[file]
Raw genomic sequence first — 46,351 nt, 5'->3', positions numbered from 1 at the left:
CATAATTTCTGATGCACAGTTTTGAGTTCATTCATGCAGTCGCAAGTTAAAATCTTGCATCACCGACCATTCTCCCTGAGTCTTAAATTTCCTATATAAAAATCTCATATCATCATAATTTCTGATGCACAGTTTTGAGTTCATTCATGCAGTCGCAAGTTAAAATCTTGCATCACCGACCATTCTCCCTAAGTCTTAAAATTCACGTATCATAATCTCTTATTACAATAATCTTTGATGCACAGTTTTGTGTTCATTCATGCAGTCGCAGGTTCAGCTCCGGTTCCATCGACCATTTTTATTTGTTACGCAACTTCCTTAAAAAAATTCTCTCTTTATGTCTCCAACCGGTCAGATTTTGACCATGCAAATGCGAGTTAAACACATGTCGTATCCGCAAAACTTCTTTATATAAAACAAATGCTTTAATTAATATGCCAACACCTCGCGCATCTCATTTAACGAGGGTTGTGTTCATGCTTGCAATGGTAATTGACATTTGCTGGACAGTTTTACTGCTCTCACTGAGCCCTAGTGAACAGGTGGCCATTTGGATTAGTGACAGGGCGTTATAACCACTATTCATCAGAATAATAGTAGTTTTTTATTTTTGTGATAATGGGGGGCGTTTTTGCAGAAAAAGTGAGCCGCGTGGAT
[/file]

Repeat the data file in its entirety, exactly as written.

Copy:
Raw genomic sequence first — 46,351 nt, 5'->3', positions numbered from 1 at the left:
CATAATTTCTGATGCACAGTTTTGAGTTCATTCATGCAGTCGCAAGTTAAAATCTTGCATCACCGACCATTCTCCCTGAGTCTTAAATTTCCTATATAAAAATCTCATATCATCATAATTTCTGATGCACAGTTTTGAGTTCATTCATGCAGTCGCAAGTTAAAATCTTGCATCACCGACCATTCTCCCTAAGTCTTAAAATTCACGTATCATAATCTCTTATTACAATAATCTTTGATGCACAGTTTTGTGTTCATTCATGCAGTCGCAGGTTCAGCTCCGGTTCCATCGACCATTTTTATTTGTTACGCAACTTCCTTAAAAAAATTCTCTCTTTATGTCTCCAACCGGTCAGATTTTGACCATGCAAATGCGAGTTAAACACATGTCGTATCCGCAAAACTTCTTTATATAAAACAAATGCTTTAATTAATATGCCAACACCTCGCGCATCTCATTTAACGAGGGTTGTGTTCATGCTTGCAATGGTAATTGACATTTGCTGGACAGTTTTACTGCTCTCACTGAGCCCTAGTGAACAGGTGGCCATTTGGATTAGTGACAGGGCGTTATAACCACTATTCATCAGAATAATAGTAGTTTTTTATTTTTGTGATAATGGGGGGCGTTTTTGCAGAAAAAGTGAGCCGCGTGGAT